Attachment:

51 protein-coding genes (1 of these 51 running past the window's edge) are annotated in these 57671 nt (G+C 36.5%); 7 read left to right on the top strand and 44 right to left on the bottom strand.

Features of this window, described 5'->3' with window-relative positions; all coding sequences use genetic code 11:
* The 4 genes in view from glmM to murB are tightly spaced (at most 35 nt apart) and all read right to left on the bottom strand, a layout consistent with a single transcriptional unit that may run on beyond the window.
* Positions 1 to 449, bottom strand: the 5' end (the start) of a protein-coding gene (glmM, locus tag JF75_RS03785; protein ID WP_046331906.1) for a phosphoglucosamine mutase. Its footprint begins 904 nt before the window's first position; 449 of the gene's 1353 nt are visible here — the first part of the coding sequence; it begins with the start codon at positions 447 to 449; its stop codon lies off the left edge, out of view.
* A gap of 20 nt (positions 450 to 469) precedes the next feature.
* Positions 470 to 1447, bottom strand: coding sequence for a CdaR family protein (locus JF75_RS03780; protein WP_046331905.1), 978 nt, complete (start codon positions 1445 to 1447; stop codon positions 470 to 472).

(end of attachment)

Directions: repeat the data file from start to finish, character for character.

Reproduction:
51 protein-coding genes (1 of these 51 running past the window's edge) are annotated in these 57671 nt (G+C 36.5%); 7 read left to right on the top strand and 44 right to left on the bottom strand.

Features of this window, described 5'->3' with window-relative positions; all coding sequences use genetic code 11:
* The 4 genes in view from glmM to murB are tightly spaced (at most 35 nt apart) and all read right to left on the bottom strand, a layout consistent with a single transcriptional unit that may run on beyond the window.
* Positions 1 to 449, bottom strand: the 5' end (the start) of a protein-coding gene (glmM, locus tag JF75_RS03785; protein ID WP_046331906.1) for a phosphoglucosamine mutase. Its footprint begins 904 nt before the window's first position; 449 of the gene's 1353 nt are visible here — the first part of the coding sequence; it begins with the start codon at positions 447 to 449; its stop codon lies off the left edge, out of view.
* A gap of 20 nt (positions 450 to 469) precedes the next feature.
* Positions 470 to 1447, bottom strand: coding sequence for a CdaR family protein (locus JF75_RS03780; protein WP_046331905.1), 978 nt, complete (start codon positions 1445 to 1447; stop codon positions 470 to 472).